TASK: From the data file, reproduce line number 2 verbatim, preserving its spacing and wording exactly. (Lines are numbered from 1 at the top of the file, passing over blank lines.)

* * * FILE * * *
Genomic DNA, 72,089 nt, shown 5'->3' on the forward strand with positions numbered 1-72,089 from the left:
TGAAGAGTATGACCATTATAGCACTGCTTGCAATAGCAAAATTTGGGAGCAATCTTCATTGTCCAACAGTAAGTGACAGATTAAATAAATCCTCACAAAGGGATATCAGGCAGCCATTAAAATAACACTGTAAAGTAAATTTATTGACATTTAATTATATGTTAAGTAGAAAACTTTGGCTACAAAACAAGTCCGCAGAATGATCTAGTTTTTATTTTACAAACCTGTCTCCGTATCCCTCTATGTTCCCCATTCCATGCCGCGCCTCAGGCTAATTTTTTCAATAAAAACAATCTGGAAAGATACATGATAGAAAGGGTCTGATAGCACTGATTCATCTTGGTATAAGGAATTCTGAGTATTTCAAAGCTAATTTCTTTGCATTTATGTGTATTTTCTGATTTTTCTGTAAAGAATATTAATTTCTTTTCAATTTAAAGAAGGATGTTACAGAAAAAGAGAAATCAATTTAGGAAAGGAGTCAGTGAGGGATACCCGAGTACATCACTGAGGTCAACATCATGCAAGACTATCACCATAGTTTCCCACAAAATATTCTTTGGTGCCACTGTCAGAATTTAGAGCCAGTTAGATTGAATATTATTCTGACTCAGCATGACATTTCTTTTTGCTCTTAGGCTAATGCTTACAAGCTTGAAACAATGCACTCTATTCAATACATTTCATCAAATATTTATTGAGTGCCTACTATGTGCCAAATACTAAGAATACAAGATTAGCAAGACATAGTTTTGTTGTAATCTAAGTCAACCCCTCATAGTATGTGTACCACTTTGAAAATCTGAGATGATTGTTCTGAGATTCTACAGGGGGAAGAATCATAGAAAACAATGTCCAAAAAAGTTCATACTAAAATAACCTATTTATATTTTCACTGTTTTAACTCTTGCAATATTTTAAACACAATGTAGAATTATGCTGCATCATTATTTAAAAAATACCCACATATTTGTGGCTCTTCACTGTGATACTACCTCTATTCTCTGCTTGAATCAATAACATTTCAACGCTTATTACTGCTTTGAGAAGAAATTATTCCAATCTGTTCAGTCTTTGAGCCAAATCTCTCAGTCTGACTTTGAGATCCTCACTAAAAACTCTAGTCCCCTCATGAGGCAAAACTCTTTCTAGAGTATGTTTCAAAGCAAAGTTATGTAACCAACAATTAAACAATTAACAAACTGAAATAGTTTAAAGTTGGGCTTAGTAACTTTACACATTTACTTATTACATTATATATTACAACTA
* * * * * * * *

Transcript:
TGAAGAGTATGACCATTATAGCACTGCTTGCAATAGCAAAATTTGGGAGCAATCTTCATTGTCCAACAGTAAGTGACAGATTAAATAAATCCTCACAAAGGGATATCAGGCAGCCATTAAAATAACACTGTAAAGTAAATTTATTGACATTTAATTATATGTTAAGTAGAAAACTTTGGCTACAAAACAAGTCCGCAGAATGATCTAGTTTTTATTTTACAAACCTGTCTCCGTATCCCTCTATGTTCCCCATTCCATGCCGCGCCTCAGGCTAATTTTTTCAATAAAAACAATCTGGAAAGATACATGATAGAAAGGGTCTGATAGCACTGATTCATCTTGGTATAAGGAATTCTGAGTATTTCAAAGCTAATTTCTTTGCATTTATGTGTATTTTCTGATTTTTCTGTAAAGAATATTAATTTCTTTTCAATTTAAAGAAGGATGTTACAGAAAAAGAGAAATCAATTTAGGAAAGGAGTCAGTGAGGGATACCCGAGTACATCACTGAGGTCAACATCATGCAAGACTATCACCATAGTTTCCCACAAAATATTCTTTGGTGCCACTGTCAGAATTTAGAGCCAGTTAGATTGAATATTATTCTGACTCAGCATGACATTTCTTTTTGCTCTTAGGCTAATGCTTACAAGCTTGAAACAATGCACTCTATTCAATACATTTCATCAAATATTTATTGAGTGCCTACTATGTGCCAAATACTAAGAATACAAGATTAGCAAGACATAGTTTTGTTGTAATCTAAGTCAACCCCTCATAGTATGTGTACCACTTTGAAAATCTGAGATGATTGTTCTGAGATTCTACAGGGGGAAGAATCATAGAAAACAATGTCCAAAAAAGTTCATACTAAAATAACCTATTTATATTTTCACTGTTTTAACTCTTGCAATATTTTAAACACAATGTAGAATTATGCTGCATCATTATTTAAAAAATACCCACATATTTGTGGCTCTTCACTGTGATACTACCTCTATTCTCTGCTTGAATCAATAACATTTCAACGCTTATTACTGCTTTGAGAAGAAATTATTCCAATCTGTTCAGTCTTTGAGCCAAATCTCTCAGTCTGACTTTGAGATCCTCACTAAAAACTCTAGTCCCCTCATGAGGCAAAACTCTTTCTAGAGTATGTTTCAAAGCAAAGTTATGTAACCAACAATTAAACAATTAACAAACTGAAATAGTTTAAAGTTGGGCTTAGTAACTTTACACATTTACTTATTACATTATATATTACAACTA